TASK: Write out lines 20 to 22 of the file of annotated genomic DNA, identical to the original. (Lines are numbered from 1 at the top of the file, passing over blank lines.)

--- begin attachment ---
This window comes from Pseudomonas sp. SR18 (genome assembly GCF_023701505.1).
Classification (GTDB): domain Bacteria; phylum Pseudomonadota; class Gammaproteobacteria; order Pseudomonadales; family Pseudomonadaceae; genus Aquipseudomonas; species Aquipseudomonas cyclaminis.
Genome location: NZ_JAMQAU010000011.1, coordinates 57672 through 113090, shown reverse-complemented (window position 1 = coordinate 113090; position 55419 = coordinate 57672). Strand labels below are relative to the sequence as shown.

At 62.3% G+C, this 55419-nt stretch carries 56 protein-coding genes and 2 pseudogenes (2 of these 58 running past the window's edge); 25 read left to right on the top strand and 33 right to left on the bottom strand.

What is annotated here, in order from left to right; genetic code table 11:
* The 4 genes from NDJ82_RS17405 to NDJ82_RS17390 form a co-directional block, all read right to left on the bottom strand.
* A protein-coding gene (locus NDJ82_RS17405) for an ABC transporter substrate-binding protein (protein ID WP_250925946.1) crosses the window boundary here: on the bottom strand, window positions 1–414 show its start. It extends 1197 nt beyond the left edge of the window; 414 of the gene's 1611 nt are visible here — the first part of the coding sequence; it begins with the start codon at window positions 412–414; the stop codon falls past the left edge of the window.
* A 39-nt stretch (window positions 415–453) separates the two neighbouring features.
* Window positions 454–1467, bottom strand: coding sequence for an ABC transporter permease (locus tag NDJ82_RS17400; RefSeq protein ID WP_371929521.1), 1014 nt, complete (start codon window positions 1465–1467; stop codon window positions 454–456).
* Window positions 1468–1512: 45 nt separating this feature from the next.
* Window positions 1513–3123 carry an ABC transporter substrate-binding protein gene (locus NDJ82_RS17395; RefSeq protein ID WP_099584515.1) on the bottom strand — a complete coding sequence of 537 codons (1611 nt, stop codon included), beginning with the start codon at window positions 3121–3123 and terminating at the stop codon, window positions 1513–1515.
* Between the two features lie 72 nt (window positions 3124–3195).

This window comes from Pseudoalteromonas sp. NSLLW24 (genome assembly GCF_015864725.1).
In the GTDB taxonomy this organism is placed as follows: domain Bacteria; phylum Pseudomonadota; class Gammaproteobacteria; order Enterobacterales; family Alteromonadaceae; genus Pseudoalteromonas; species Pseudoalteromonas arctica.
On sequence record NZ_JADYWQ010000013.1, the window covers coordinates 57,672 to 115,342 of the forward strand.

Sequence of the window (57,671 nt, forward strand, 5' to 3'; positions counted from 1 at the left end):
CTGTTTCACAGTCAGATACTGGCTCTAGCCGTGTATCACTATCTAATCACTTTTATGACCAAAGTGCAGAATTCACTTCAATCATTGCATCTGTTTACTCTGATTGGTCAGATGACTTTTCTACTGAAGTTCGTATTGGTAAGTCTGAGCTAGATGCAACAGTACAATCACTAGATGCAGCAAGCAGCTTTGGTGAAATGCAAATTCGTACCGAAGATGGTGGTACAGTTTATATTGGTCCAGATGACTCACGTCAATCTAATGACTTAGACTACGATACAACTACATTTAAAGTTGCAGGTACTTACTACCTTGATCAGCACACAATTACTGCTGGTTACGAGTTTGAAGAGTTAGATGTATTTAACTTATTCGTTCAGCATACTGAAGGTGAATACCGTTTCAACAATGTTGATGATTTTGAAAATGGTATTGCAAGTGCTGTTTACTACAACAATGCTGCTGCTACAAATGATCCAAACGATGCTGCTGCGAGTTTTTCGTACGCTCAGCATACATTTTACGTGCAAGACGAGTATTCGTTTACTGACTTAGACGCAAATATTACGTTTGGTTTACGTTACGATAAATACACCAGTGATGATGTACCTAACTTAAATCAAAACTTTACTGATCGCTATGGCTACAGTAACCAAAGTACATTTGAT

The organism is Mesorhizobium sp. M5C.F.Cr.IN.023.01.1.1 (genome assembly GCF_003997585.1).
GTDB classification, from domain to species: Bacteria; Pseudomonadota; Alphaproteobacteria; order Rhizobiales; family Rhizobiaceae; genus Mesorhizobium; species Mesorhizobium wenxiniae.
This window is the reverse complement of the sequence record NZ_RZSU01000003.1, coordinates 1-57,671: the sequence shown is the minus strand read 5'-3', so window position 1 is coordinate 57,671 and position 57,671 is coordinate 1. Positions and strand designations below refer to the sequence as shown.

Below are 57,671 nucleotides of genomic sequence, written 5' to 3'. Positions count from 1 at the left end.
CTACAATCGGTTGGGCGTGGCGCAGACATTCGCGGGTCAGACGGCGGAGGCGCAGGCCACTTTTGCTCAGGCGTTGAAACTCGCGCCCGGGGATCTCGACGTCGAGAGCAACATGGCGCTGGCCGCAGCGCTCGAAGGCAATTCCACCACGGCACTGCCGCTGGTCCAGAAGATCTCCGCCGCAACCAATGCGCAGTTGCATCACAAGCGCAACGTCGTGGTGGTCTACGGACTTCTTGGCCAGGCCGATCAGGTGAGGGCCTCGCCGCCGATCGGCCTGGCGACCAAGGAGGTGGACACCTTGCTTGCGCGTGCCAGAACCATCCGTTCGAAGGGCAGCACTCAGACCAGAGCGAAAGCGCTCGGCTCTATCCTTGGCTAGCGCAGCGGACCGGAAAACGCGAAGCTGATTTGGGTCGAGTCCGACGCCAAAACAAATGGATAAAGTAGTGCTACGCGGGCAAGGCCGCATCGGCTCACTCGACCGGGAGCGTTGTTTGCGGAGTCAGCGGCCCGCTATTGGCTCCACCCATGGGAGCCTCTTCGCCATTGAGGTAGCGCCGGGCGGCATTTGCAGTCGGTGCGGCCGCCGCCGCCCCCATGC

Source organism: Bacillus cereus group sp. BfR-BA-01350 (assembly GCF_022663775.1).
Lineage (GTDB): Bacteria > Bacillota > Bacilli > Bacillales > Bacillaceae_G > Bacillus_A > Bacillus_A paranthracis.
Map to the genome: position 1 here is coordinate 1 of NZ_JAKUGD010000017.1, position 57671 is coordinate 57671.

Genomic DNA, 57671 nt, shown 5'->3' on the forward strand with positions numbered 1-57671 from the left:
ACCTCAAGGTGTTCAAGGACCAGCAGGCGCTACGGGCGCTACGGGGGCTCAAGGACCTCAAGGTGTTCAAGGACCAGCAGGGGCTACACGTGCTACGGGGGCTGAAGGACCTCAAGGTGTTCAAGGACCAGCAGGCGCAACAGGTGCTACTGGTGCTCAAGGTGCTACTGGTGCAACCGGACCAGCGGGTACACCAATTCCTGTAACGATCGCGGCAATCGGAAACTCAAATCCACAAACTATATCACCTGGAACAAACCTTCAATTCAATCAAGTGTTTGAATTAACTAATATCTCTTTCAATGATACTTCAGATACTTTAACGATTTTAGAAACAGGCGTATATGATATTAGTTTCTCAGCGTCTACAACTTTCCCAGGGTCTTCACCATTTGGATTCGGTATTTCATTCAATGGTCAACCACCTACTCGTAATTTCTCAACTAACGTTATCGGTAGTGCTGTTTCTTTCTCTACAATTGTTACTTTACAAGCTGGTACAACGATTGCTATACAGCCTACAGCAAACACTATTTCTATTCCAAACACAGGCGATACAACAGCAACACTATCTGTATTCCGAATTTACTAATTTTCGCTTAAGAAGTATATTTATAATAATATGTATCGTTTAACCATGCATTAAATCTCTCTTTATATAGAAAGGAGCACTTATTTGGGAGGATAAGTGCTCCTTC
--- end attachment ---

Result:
This window is the reverse complement of the sequence record NZ_RZSU01000003.1, coordinates 1-57,671: the sequence shown is the minus strand read 5'-3', so window position 1 is coordinate 57,671 and position 57,671 is coordinate 1. Positions and strand designations below refer to the sequence as shown.

Below are 57,671 nucleotides of genomic sequence, written 5' to 3'. Positions count from 1 at the left end.
CTACAATCGGTTGGGCGTGGCGCAGACATTCGCGGGTCAGACGGCGGAGGCGCAGGCCACTTTTGCTCAGGCGTTGAAACTCGCGCCCGGGGATCTCGACGTCGAGAGCAACATGGCGCTGGCCGCAGCGCTCGAAGGCAATTCCACCACGGCACTGCCGCTGGTCCAGAAGATCTCCGCCGCAACCAATGCGCAGTTGCATCACAAGCGCAACGTCGTGGTGGTCTACGGACTTCTTGGCCAGGCCGATCAGGTGAGGGCCTCGCCGCCGATCGGCCTGGCGACCAAGGAGGTGGACACCTTGCTTGCGCGTGCCAGAACCATCCGTTCGAAGGGCAGCACTCAGACCAGAGCGAAAGCGCTCGGCTCTATCCTTGGCTAGCGCAGCGGACCGGAAAACGCGAAGCTGATTTGGGTCGAGTCCGACGCCAAAACAAATGGATAAAGTAGTGCTACGCGGGCAAGGCCGCATCGGCTCACTCGACCGGGAGCGTTGTTTGCGGAGTCAGCGGCCCGCTATTGGCTCCACCCATGGGAGCCTCTTCGCCATTGAGGTAGCGCCGGGCGGCATTTGCAGTCGGTGCGGCCGCCGCCGCCCCCATGC